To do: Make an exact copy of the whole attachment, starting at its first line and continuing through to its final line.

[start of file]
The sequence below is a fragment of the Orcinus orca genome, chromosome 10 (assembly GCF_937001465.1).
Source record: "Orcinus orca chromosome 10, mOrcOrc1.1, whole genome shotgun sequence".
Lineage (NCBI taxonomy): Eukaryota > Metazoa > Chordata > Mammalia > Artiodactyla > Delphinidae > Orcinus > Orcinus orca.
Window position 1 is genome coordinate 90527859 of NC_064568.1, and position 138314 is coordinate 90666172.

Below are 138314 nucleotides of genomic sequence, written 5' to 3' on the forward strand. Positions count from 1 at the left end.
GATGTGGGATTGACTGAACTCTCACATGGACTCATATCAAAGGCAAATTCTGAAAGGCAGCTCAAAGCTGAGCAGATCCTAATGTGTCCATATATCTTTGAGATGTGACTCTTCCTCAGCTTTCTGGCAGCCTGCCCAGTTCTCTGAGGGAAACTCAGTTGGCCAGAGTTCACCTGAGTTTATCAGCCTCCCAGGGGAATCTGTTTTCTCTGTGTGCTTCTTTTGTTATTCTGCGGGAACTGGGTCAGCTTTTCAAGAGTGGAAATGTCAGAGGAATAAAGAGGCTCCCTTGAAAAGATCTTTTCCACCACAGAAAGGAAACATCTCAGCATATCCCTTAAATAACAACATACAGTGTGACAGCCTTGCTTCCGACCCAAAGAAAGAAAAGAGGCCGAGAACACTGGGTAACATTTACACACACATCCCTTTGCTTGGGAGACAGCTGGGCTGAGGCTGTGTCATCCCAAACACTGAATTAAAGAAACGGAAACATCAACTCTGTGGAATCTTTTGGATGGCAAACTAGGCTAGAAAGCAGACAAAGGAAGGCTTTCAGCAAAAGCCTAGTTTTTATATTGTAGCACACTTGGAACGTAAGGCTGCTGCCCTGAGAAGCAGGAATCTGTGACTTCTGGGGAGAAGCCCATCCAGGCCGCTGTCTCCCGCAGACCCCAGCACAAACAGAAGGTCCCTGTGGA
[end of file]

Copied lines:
The sequence below is a fragment of the Orcinus orca genome, chromosome 10 (assembly GCF_937001465.1).
Source record: "Orcinus orca chromosome 10, mOrcOrc1.1, whole genome shotgun sequence".
Lineage (NCBI taxonomy): Eukaryota > Metazoa > Chordata > Mammalia > Artiodactyla > Delphinidae > Orcinus > Orcinus orca.
Window position 1 is genome coordinate 90527859 of NC_064568.1, and position 138314 is coordinate 90666172.

Below are 138314 nucleotides of genomic sequence, written 5' to 3' on the forward strand. Positions count from 1 at the left end.
GATGTGGGATTGACTGAACTCTCACATGGACTCATATCAAAGGCAAATTCTGAAAGGCAGCTCAAAGCTGAGCAGATCCTAATGTGTCCATATATCTTTGAGATGTGACTCTTCCTCAGCTTTCTGGCAGCCTGCCCAGTTCTCTGAGGGAAACTCAGTTGGCCAGAGTTCACCTGAGTTTATCAGCCTCCCAGGGGAATCTGTTTTCTCTGTGTGCTTCTTTTGTTATTCTGCGGGAACTGGGTCAGCTTTTCAAGAGTGGAAATGTCAGAGGAATAAAGAGGCTCCCTTGAAAAGATCTTTTCCACCACAGAAAGGAAACATCTCAGCATATCCCTTAAATAACAACATACAGTGTGACAGCCTTGCTTCCGACCCAAAGAAAGAAAAGAGGCCGAGAACACTGGGTAACATTTACACACACATCCCTTTGCTTGGGAGACAGCTGGGCTGAGGCTGTGTCATCCCAAACACTGAATTAAAGAAACGGAAACATCAACTCTGTGGAATCTTTTGGATGGCAAACTAGGCTAGAAAGCAGACAAAGGAAGGCTTTCAGCAAAAGCCTAGTTTTTATATTGTAGCACACTTGGAACGTAAGGCTGCTGCCCTGAGAAGCAGGAATCTGTGACTTCTGGGGAGAAGCCCATCCAGGCCGCTGTCTCCCGCAGACCCCAGCACAAACAGAAGGTCCCTGTGGA